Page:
On the other hand, I don't understand what happens in the odd-dimensional case (apart from dimension 1 which is trivial), where the modular forms involved are of half-integral weight. It seems that the concept of Hecke eigenform is defined a bit differently, so the above approach may not work here. I found this answer which says that zeta functions associated to modular forms of half-integer weight generally lack Euler products. Here are also some possibly relevant questions (1, 2) dealing with special cases. Another particular case, namely products of powers of the Jacobi theta function and Dedekind eta function, was treated in this paper by Hecke himself.

Update: following Prof. Kimball's suggestion, I used this LMFDB online tool to check the theta series of all even integral lattices with one class per genus. I found no further examples of lattices with the required property.

Given the Hecke eigenform condition and the Siegel-Weil formula, I think this would suffice as a proof that the above list of 18 lattices is complete, if we can show that there is no case other than $$(E_8\times E_8, D_{16}^+)$$ where all lattices in a single genus are isospectral (or if there is a finite, checkable number of such exceptional cases).

I don't have a full answer to your question, and have not tried to work out details, but I can offer some thoughts, at least in even dimension:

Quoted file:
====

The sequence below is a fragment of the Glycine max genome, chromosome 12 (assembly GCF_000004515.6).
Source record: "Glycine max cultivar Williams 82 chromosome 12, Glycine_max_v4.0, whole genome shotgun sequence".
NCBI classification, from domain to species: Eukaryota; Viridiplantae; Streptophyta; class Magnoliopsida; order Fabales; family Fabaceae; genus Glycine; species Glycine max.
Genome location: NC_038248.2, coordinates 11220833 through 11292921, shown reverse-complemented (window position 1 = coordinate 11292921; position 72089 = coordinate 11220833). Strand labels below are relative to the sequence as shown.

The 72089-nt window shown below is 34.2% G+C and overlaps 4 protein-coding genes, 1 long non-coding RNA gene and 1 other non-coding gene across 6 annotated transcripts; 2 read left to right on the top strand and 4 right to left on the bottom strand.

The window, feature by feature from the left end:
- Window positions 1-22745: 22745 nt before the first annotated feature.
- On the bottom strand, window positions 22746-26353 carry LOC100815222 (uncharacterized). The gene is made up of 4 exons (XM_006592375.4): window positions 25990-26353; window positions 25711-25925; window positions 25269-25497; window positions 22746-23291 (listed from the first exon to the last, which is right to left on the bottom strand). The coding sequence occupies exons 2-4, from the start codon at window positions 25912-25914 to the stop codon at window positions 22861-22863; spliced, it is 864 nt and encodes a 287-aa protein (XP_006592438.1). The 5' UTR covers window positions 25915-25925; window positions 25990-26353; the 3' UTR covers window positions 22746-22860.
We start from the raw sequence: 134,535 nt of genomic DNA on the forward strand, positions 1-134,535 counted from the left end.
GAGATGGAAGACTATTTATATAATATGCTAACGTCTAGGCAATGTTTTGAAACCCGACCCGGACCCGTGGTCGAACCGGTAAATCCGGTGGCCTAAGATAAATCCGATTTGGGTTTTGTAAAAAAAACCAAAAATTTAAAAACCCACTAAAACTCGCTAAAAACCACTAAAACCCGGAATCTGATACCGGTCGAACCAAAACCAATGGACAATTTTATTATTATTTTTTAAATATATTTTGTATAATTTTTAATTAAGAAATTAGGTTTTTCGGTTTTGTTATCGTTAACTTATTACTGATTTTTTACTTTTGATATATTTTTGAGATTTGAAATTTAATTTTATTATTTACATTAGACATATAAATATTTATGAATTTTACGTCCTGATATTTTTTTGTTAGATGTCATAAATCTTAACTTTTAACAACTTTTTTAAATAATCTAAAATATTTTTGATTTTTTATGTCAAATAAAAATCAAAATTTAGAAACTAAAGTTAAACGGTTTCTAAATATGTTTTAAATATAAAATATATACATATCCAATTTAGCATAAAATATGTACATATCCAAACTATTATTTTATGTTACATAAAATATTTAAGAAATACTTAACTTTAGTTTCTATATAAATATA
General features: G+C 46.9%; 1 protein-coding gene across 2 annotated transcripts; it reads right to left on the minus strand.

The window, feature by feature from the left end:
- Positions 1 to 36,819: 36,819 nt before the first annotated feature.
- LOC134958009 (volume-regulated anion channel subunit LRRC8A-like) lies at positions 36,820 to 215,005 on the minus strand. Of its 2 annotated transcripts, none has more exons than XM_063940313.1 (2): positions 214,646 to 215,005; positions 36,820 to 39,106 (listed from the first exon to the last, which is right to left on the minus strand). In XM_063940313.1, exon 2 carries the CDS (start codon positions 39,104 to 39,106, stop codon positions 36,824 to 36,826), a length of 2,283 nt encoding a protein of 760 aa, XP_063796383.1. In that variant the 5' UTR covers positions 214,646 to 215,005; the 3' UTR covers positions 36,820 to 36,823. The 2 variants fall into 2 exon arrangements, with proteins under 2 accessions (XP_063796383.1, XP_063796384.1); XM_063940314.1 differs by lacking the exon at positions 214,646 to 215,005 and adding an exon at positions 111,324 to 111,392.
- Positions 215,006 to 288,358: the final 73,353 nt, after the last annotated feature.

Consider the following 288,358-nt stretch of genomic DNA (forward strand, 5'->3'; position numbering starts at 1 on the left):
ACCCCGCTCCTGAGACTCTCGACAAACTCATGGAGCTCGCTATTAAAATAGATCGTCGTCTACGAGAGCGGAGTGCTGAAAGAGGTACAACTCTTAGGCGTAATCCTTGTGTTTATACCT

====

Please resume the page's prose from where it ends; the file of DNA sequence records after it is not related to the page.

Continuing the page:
• First, to satisfy that property, the theta series needs to be an Eisenstein series which is a Hecke eigenform (using non-trivial constant term and multiplicativity), say with weight $$k$$, level $$N$$ and character $$\chi$$. (Typically $$N$$ should divide the level $$M$$ of $$\Lambda$$ but I think there may be some edge cases to worry about with non-trivial character. At least you have $$N | M^2$$.)

• Presumably you can use your multiplicativity property to show that your Eisenstein series needs to be new of whatever level $$N$$ it is.

• Since your theta series must have positive coefficients, the character $$\chi$$ must be real (so quadratic) and the $$p$$-th coefficient in the $$q$$-series should be $$p^{k-1} + \chi(p)$$. Possibly your multiplicativity condition rules out nontrivial $$\chi$$.

• Then, as you suggest, you should be able to use facts about Bernoulli numbers, to rule out most weights. E.g., the von-Staudt-Clausen theorem which tells you the denominators should suffice for trivial character.

• If $$\Lambda$$ is an ideal in a definite quaternion algebra (over $$\mathbb Q$$ or a totally real field of narrow class number 1) and its (say right) order $$O$$ is Eichler, then one can show its theta series is an Eisenstein series if and only if we are in class number 1. Namely, the Eichler condition implies there is a unique Eisenstein in the space of theta series of the right $$O$$-ideals, but this Eisenstein series is a sum over all ideal classes.

Similarly it's reasonable that this (essentially? I'm not familiar with your 16-d example) can only happens for lattices with 1 class per genus.

For half-integral weight forms, I wouldn't expect multiplicativity either, but I don't know where this might be proved. For your case, I would expect you can just check this from details about half-integral weight Eisenstein series, but perhaps someone else can add something more?